An Interview with Ryan Belanger and Jennifer Street at Claro Advisors
Our CEO, David Snider, sat down with Ryan Belanger, Managing Principal & Founder, and Jennifer Street, Chief Operating Officer, at Claro Advisors, to learn more about their business and their advice to clients. Claro Advisors is a Boston based financial advisory firm on the Harness Wealth platform.
Ryan and Jennifer, it’s great to sit down with you. Let’s start by talking about what differentiates Claro from other advisors.
Ryan Belanger (RB): One reason I started Claro was because I believed there was a better way to serve clients. I was classically trained at a major Wirehouse firm and that gave me great insights into best and worst business practices. At our core, we strive to always do the right thing for our clients. Their interests are always our first priority.
Jennifer Street (JS): Two things—our age and our breadth of expertise. First, we’re younger than most advisors with an average age of under forty and with several high achieving primary relationship managers under the age of thirty-five. Also, as a result, we are on the cutting edge of advisor technology, which allow us to provide a more efficient service that enhances the client experience.
Our second differentiator is the backgrounds of our advisors. Our small-group client teams have a well-rounded bench of experience. Our advisors come from big firms, small firms, Wirehouses, accounting and law backgrounds, and even local banks. With an industry that keeps changing, we notice that unique backgrounds make use more able to adapt to changes and keep an open mind in problem solving. Additionally, with lawyers, CPAs, CFPs and CFAs on the team, there is no technical issue outside of expertise.
“[It’s] no different than going to the gym or starting other healthy habits- investing takes time to see the results. We encourage diligence and patience with our clients’ habits.”
What types of clients do you focus on with your offering?
JS: We tend to fit really well with clients that are still working but nearing, or thinking about, retirement. Our retirement planning process is robust, and we feel very well equipped to handle these cases.
Also, we enjoy helping clients earlier in their careers that are having their first windfall—whether that’s a big earning year, equity compensation or liquidity event, we work very well with those types of clients and enjoy helping them set the foundation for their lifelong financial plan.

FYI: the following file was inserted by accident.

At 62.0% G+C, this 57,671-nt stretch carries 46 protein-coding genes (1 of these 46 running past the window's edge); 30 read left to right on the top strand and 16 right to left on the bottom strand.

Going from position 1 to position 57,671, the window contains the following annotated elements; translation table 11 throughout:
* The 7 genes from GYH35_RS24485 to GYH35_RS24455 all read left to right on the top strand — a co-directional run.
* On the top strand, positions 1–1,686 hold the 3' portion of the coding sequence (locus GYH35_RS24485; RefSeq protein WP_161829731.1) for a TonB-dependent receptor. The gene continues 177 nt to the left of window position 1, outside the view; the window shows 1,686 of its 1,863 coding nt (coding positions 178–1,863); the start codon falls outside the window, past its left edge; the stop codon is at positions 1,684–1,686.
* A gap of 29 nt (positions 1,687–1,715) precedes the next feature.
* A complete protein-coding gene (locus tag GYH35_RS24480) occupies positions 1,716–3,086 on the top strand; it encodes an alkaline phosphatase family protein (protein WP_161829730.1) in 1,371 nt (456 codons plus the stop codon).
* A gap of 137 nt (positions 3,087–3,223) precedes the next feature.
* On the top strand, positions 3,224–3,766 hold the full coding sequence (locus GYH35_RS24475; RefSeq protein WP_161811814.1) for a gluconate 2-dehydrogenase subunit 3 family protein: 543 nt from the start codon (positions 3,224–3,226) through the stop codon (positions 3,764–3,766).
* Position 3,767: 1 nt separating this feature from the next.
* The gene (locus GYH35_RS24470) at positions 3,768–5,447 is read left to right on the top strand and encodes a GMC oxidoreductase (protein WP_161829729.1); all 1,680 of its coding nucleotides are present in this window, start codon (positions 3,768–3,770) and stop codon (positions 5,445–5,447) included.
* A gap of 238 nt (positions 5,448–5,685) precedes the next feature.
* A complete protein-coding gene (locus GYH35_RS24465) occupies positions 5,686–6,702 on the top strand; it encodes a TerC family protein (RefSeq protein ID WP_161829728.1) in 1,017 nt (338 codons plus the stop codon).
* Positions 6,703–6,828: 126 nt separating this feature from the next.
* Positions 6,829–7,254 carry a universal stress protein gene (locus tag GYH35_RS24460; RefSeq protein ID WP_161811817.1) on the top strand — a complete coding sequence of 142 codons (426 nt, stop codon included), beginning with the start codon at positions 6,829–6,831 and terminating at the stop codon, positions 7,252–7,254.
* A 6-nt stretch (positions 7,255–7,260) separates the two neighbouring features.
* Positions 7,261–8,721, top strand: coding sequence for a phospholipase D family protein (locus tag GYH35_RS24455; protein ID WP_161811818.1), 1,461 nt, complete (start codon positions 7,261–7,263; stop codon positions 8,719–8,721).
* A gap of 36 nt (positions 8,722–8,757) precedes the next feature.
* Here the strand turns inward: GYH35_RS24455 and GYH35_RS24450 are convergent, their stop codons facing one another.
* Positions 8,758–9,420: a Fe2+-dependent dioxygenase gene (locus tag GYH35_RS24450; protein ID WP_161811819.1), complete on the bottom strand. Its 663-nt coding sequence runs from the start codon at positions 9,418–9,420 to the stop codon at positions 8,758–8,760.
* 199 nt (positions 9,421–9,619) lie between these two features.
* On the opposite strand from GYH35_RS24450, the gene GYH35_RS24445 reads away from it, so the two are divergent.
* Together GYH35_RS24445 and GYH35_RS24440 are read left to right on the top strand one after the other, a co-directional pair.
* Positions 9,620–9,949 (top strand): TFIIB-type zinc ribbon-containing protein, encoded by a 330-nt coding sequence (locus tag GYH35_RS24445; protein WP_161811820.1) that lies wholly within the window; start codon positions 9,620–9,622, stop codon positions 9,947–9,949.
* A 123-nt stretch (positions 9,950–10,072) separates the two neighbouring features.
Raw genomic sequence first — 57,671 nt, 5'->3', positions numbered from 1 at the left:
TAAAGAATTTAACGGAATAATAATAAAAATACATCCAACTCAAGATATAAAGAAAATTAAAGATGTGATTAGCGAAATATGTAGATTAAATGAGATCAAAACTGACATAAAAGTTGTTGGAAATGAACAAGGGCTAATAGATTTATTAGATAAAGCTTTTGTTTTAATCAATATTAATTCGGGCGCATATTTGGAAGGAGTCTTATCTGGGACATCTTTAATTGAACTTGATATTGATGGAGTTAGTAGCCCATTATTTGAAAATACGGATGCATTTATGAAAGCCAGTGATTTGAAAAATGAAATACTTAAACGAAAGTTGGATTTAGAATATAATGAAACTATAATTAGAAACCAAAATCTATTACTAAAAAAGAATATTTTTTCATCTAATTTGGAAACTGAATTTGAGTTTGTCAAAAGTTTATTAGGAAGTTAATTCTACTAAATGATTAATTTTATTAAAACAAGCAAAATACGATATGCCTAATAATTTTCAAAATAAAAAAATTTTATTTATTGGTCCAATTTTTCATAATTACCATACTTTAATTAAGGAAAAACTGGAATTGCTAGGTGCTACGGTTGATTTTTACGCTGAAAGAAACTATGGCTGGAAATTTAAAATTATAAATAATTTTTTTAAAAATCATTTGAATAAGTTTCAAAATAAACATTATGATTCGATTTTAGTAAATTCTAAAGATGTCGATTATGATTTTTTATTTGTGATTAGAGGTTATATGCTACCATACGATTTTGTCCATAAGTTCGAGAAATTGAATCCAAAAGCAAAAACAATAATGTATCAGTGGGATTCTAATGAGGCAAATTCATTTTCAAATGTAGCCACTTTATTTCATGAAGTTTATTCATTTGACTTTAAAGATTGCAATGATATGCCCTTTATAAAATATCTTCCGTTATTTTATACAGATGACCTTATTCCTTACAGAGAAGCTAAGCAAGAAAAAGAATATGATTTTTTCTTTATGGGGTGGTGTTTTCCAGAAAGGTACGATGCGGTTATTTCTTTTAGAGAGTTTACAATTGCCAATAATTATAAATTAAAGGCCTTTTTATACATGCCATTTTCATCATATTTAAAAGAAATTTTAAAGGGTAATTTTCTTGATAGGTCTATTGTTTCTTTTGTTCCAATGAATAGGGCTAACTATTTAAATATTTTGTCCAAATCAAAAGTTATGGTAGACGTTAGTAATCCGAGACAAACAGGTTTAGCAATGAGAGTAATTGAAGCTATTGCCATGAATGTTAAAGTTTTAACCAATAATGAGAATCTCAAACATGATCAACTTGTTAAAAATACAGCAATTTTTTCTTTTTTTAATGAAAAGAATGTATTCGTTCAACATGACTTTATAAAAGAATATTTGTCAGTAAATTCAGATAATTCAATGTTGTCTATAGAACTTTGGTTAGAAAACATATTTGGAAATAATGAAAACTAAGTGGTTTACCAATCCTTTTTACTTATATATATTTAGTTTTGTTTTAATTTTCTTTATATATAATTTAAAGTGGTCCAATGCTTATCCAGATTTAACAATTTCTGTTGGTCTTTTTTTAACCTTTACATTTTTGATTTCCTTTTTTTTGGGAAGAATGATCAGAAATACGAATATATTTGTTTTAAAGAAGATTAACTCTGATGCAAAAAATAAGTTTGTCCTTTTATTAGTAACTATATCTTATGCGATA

What were your biggest learnings from 2018 (related to the financial markets)?
RB: 2018 was a reminder year. It reminded us that imbedded in markets is risk and that risk can be painful. We are well into the longest bull market in history and lest people forget that investing in stocks and bonds carries risk to their capital. If your accounts did worse than you thought they should have, it’s probably time to re-evaluate your risk tolerance.
What are your views over the next 12 months?
RB: Candidly, my view is that very few people will have accurate predictions for the stock and bond markets. At Claro, we are focused on making sure our clients risk tolerance matches their asset allocation and then we use long term historical benchmark returns drive the financial plan to inform us if our clients are on track to meet their goals or if there is work to be done on the clients part.
What are you hearing from clients going into 2019?
JS: Everyone senses that we’re at the end of the cycle, or top of the market, or however they want to phrase it. Clients seem tentative about entering the market, and for good reason. Folks are squeamish about investing cash and many with deep bull market gains are wondering how to reposition. We encourage them to have their long-term financial plan and goals inform their investment decisions and not let short term concerns derail their “fundamentals.”
“With an industry that keeps changing, we notice that unique backgrounds [of our advisors] make use more able to adapt to changes and keep an open mind in problem solving.”
What is the biggest financial risk that you believe is being under-reported?
JS: We are primarily concerned about the amount of corporate debt and related share buy-backs that have arguably propped up the US stock market in recent years. Due to low interest rates, companies have borrowed far more than they ever had in the history of the US economy. They took the borrowed funds and paid dividends or bought back shares, which is a way to create a better EPS and appear more valuable. When this ends it could let a lot of air out of the market.
What is the best piece of advice you share with your clients when discussing their financial futures?
RB: Play the long game. No different than going to the gym or starting other healthy habits- investing takes time to see the results. We encourage diligence and patience with our clients’ habits. And don’t forget to set your goals, without which you are unlikely to meet them.
JS: One of our advisors, Bob Dockendorff, recently published an article about how applying a handful of “core stoic principles could provide a sound guide for major wealth management decisions”. I couldn’t agree with him more:
- Delay Gratification
- Control Your Emotions
- Keep Long-Term, Big Picture Perspective
- Take Effective Action
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